Despite Ajax dominating Dutch football over the last four seasons and finishing as champions, Feyenoord have largely been the Amsterdam-based outfit’s closest rivals.
The historic De Kuip outfit has suffered contrasting fortunes since their last Eredivisie triumph in 1999, but the appointment of Ronald Koeman in July 2011 has seen Feyenoord on the cusp of returning to former glories.
In three seasons under the retired ex-Netherlands international’s tutelage, the Rotterdam club finished second twice and third; the season before Koeman was appointed Feyenoord ended up tenth.
However, after captivating followers of the Dutch game with ambitious football and nurturing gifted youth academy products into the club’s first team, Koeman has decided to end his time at De Kuip.
The 51-year-old has replaced Mauricio Pochettino at Southampton and will be charged with replicating the expansive outlook adopted by the Argentine over his 16-month tenure at St Mary’s.
Koeman’s departure will be a major blow for Feyenoord, who have also suffered the loss of four of their main stars this summer after their coming of age at both club and international level.
Hotshot Italian striker Graziano Pellè was the first big name to leave the Dutch side, following Koeman to the Saints last month.
Within a week, Netherlands international pair Bruno Indi Martins and Daryl Janmaat followed suit, signing for Porto and Newcastle respectively.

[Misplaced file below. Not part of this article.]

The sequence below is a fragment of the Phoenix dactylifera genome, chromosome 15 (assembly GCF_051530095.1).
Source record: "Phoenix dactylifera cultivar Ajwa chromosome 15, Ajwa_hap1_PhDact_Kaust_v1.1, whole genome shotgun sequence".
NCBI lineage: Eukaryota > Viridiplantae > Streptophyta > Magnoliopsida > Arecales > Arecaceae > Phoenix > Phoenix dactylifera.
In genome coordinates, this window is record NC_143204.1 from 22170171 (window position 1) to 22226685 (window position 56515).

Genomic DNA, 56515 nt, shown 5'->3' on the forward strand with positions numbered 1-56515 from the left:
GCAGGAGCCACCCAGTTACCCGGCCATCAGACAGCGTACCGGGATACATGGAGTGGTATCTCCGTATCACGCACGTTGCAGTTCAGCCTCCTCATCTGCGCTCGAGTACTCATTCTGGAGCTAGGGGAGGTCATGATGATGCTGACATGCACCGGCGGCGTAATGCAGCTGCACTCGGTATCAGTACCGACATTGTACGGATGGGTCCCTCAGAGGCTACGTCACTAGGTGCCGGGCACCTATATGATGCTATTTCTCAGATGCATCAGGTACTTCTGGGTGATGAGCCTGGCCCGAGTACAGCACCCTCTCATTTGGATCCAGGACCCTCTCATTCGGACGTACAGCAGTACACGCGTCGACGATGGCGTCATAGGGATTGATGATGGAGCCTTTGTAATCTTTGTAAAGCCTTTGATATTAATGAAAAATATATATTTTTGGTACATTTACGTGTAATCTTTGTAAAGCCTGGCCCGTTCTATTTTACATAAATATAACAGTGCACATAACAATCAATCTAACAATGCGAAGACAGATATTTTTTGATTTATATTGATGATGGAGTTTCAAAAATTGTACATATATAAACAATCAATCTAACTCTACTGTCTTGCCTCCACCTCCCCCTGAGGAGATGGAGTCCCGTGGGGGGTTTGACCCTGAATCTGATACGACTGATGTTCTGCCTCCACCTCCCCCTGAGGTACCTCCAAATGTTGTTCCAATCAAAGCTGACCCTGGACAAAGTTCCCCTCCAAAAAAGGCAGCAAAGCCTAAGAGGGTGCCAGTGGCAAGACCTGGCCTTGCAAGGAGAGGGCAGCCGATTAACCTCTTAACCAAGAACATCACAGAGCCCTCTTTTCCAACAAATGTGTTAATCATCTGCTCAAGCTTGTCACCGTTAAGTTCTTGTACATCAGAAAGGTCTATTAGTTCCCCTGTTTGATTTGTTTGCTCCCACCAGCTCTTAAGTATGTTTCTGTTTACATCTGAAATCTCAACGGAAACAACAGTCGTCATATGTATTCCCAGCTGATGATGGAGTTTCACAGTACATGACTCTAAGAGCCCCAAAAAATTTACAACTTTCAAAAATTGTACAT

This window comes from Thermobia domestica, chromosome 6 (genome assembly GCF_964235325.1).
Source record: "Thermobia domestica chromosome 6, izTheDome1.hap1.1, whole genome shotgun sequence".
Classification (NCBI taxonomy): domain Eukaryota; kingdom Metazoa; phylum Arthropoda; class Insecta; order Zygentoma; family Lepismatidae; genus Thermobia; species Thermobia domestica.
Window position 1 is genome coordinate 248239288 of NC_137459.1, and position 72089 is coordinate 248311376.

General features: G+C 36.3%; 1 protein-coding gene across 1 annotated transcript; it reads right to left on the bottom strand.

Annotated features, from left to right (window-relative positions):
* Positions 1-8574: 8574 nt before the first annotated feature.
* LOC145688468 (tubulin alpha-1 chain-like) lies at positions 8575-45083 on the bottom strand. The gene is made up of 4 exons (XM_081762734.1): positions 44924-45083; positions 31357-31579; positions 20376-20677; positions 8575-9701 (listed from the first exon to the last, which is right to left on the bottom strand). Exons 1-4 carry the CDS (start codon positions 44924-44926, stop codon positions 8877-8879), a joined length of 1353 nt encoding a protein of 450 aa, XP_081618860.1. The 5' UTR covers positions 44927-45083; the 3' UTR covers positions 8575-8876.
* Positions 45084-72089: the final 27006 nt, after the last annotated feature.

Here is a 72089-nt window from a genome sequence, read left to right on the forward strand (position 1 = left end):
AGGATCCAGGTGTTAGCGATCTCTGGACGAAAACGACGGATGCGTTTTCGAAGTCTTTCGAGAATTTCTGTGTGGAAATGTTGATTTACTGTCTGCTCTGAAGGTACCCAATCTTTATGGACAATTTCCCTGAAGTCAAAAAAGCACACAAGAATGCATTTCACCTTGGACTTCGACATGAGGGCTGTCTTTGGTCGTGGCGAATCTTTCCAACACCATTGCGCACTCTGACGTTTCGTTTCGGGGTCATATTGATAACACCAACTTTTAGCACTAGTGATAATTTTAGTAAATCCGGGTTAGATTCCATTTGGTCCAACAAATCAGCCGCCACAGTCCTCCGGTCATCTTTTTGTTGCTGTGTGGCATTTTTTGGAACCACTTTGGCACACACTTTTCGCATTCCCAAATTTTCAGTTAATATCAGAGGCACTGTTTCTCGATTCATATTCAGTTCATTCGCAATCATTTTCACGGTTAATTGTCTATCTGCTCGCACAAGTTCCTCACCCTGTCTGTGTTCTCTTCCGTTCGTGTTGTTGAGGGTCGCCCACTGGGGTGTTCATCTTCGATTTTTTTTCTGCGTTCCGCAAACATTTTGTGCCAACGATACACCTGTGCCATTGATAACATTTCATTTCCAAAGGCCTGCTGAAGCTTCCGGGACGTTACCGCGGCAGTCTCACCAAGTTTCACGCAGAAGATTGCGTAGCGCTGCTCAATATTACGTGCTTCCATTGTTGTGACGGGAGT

Although experienced campaigner Khalid Boulahrouz and Luke Wilshere have been brought in on a free transfers in an effort to stem the flow, new manager Fred Rutten has a job on his hands without the outgoing quartet this season.
As is the nature of all Eredivisie clubs, Feyenoord are in a position where they are relatively powerless to stop their top players moving abroad if a willing suitor is ready to pay good money.
The €30 million recouped by selling the four players will go a long way to safeguarding the club’s finances, but challenging for the title again in 2014-15 may well be out of the question as a result.
Koeman may well have realised that it was the right time to take on a new challenge, as the continued presence of Feyenoord’s top players at De Kuip had become untenable.
The irony however is that the player exodus that his former club has experienced has been virtually imitated at Southampton.
The impressive Saints squad that finished eighth in the Premier League last term, winning plenty of plaudits along the way, has been pillaged by the top teams of English football this summer.
Although Koeman has brought in Pellè, supremely gifted attacking midfielder Dušan Tadić and signed Ryan Bertrand on loan, it seems that Southampton need to spend more of the significant amount of money made from player sales this summer.
However, another comparison of Koeman’s former and new clubs is their track record of producing excellent players through their respective youth academies.
Although it is likely that the Saints will bring in another player or two before the transfer window closes at the end of this month, the club and its new manager could well be set to rely on the next generation of young talent coming through the ranks.
In that regard, although Koeman is new to English football, the philosophy of Southampton is not dissimilar to Feyenoord and the Dutchman may well be the ideal man to limit the impact of mass player exodus at St Mary’s during the off-season.